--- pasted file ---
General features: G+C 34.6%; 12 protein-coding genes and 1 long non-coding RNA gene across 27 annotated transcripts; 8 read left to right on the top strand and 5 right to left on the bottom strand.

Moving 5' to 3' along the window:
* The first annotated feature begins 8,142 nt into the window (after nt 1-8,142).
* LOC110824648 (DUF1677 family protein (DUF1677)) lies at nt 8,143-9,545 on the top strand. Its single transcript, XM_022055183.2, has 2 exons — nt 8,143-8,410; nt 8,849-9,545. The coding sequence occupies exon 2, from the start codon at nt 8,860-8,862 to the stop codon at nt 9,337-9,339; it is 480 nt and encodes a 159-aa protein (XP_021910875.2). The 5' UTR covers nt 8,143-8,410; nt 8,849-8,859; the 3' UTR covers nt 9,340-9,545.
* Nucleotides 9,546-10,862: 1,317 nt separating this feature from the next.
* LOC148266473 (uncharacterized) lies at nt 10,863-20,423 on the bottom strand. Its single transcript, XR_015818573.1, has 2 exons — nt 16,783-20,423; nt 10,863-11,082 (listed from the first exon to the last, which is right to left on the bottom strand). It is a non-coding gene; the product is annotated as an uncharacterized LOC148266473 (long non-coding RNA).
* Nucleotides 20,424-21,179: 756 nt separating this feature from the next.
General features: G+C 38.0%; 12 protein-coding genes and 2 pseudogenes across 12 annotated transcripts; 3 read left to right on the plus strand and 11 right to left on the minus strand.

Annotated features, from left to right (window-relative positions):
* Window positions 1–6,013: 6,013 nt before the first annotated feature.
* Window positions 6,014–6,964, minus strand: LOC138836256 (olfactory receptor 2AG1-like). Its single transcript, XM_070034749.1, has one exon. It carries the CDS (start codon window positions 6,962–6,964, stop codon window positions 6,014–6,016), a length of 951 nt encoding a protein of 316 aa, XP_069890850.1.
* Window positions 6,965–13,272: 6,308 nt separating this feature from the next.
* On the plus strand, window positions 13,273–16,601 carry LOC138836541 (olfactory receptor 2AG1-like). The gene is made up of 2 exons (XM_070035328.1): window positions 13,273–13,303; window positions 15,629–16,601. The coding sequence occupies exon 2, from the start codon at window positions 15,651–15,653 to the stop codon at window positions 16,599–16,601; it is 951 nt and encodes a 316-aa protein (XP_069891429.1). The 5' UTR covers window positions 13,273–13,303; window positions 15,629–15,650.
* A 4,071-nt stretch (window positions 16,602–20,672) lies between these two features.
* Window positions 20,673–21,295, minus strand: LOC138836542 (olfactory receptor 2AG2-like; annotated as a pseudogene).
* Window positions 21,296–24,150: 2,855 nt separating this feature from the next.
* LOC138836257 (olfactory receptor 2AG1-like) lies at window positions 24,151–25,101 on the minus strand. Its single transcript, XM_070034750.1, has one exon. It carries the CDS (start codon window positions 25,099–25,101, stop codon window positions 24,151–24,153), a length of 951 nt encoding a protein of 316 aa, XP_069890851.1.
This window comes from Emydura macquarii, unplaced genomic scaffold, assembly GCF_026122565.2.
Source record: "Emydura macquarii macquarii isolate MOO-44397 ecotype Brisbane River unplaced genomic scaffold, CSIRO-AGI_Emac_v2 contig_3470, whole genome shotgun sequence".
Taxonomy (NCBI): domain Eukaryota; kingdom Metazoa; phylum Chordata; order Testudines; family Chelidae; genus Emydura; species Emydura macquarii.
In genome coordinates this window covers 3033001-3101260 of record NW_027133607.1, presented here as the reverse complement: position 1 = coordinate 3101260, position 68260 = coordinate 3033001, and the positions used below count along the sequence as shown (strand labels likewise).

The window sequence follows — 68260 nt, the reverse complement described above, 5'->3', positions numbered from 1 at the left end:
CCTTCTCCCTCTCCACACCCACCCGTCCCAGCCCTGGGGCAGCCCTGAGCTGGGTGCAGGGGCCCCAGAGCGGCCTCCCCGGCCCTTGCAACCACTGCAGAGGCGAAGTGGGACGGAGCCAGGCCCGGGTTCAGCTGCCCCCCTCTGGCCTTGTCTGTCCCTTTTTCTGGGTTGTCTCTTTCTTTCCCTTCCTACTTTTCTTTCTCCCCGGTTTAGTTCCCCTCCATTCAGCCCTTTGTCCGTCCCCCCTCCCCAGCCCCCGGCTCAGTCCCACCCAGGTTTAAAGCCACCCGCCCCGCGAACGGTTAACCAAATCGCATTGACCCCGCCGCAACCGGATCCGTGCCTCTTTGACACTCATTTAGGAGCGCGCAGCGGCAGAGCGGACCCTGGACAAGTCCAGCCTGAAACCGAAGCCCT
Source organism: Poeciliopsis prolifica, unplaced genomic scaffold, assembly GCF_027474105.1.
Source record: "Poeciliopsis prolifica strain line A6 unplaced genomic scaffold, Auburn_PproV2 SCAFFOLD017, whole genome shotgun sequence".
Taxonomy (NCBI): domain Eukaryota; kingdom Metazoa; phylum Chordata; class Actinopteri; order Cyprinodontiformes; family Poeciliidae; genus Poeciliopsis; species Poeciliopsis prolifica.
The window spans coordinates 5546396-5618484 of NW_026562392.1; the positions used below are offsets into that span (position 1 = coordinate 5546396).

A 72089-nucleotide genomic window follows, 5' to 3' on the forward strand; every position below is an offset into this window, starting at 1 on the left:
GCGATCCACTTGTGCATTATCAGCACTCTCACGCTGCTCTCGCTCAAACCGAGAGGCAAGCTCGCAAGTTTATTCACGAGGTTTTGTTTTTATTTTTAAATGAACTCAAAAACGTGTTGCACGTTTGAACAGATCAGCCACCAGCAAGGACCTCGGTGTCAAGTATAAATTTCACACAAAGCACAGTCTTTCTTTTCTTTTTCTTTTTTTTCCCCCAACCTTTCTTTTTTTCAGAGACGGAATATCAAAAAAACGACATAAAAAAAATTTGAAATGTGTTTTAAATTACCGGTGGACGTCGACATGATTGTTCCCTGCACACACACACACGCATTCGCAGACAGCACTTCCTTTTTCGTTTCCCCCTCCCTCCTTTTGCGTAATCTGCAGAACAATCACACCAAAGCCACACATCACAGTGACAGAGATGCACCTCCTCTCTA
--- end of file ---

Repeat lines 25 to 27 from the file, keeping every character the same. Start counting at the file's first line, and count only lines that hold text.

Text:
Source record: "Poeciliopsis prolifica strain line A6 unplaced genomic scaffold, Auburn_PproV2 SCAFFOLD017, whole genome shotgun sequence".
Taxonomy (NCBI): domain Eukaryota; kingdom Metazoa; phylum Chordata; class Actinopteri; order Cyprinodontiformes; family Poeciliidae; genus Poeciliopsis; species Poeciliopsis prolifica.
The window spans coordinates 5546396-5618484 of NW_026562392.1; the positions used below are offsets into that span (position 1 = coordinate 5546396).